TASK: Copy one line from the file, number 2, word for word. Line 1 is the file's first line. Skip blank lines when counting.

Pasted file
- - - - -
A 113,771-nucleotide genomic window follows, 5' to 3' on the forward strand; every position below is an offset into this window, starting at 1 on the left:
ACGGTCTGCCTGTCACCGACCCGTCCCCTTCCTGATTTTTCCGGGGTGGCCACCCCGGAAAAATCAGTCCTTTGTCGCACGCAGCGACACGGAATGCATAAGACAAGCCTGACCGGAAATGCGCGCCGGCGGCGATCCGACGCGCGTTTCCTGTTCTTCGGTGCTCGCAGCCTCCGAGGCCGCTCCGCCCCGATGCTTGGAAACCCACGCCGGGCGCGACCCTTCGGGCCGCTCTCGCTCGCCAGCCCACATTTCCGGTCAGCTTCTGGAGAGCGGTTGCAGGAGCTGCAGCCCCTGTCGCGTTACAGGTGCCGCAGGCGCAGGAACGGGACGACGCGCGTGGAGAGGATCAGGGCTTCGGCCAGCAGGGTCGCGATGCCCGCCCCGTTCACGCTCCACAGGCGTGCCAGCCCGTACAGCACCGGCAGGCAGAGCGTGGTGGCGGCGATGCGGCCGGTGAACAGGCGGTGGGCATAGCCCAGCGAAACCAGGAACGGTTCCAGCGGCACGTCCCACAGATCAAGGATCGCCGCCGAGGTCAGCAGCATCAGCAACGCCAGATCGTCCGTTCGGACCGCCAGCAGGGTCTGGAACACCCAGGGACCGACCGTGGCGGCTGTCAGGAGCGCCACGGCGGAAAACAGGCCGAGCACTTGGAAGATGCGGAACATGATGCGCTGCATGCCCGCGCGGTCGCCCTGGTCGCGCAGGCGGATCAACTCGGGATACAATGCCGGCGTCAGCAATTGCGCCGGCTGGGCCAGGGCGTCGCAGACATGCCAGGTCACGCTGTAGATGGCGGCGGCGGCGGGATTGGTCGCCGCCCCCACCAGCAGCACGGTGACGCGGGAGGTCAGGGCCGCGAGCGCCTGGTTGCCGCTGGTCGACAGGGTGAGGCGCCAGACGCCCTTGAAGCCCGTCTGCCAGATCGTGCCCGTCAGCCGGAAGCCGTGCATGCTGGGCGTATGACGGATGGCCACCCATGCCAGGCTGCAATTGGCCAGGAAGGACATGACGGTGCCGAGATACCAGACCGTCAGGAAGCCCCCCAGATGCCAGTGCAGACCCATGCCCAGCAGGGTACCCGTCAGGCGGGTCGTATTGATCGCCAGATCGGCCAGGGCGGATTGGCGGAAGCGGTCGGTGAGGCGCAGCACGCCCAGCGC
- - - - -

ACGGTCTGCCTGTCACCGACCCGTCCCCTTCCTGATTTTTCCGGGGTGGCCACCCCGGAAAAATCAGTCCTTTGTCGCACGCAGCGACACGGAATGCATAAGACAAGCCTGACCGGAAATGCGCGCCGGCGGCGATCCGACGCGCGTTTCCTGTTCTTCGGTGCTCGCAGCCTCCGAGGCCGCTCCGCCCCGATGCTTGGAAACCCACGCCGGGCGCGACCCTTCGGGCCGCTCTCGCTCGCCAGCCCACATTTCCGGTCAGCTTCTGGAGAGCGGTTGCAGGAGCTGCAGCCCCTGTCGCGTTACAGGTGCCGCAGGCGCAGGAACGGGACGACGCGCGTGGAGAGGATCAGGGCTTCGGCCAGCAGGGTCGCGATGCCCGCCCCGTTCACGCTCCACAGGCGTGCCAGCCCGTACAGCACCGGCAGGCAGAGCGTGGTGGCGGCGATGCGGCCGGTGAACAGGCGGTGGGCATAGCCCAGCGAAACCAGGAACGGTTCCAGCGGCACGTCCCACAGATCAAGGATCGCCGCCGAGGTCAGCAGCATCAGCAACGCCAGATCGTCCGTTCGGACCGCCAGCAGGGTCTGGAACACCCAGGGACCGACCGTGGCGGCTGTCAGGAGCGCCACGGCGGAAAACAGGCCGAGCACTTGGAAGATGCGGAACATGATGCGCTGCATGCCCGCGCGGTCGCCCTGGTCGCGCAGGCGGATCAACTCGGGATACAATGCCGGCGTCAGCAATTGCGCCGGCTGGGCCAGGGCGTCGCAGACATGCCAGGTCACGCTGTAGATGGCGGCGGCGGCGGGATTGGTCGCCGCCCCCACCAGCAGCACGGTGACGCGGGAGGTCAGGGCCGCGAGCGCCTGGTTGCCGCTGGTCGACAGGGTGAGGCGCCAGACGCCCTTGAAGCCCGTCTGCCAGATCGTGCCCGTCAGCCGGAAGCCGTGCATGCTGGGCGTATGACGGATGGCCACCCATGCCAGGCTGCAATTGGCCAGGAAGGACATGACGGTGCCGAGATACCAGACCGTCAGGAAGCCCCCCAGATGCCAGTGCAGACCCATGCCCAGCAGGGTACCCGTCAGGCGGGTCGTATTGATCGCCAGATCGGCCAGGGCGGATTGGCGGAAGCGGTCGGTGAGGCGCAGCACGCCCAGCGC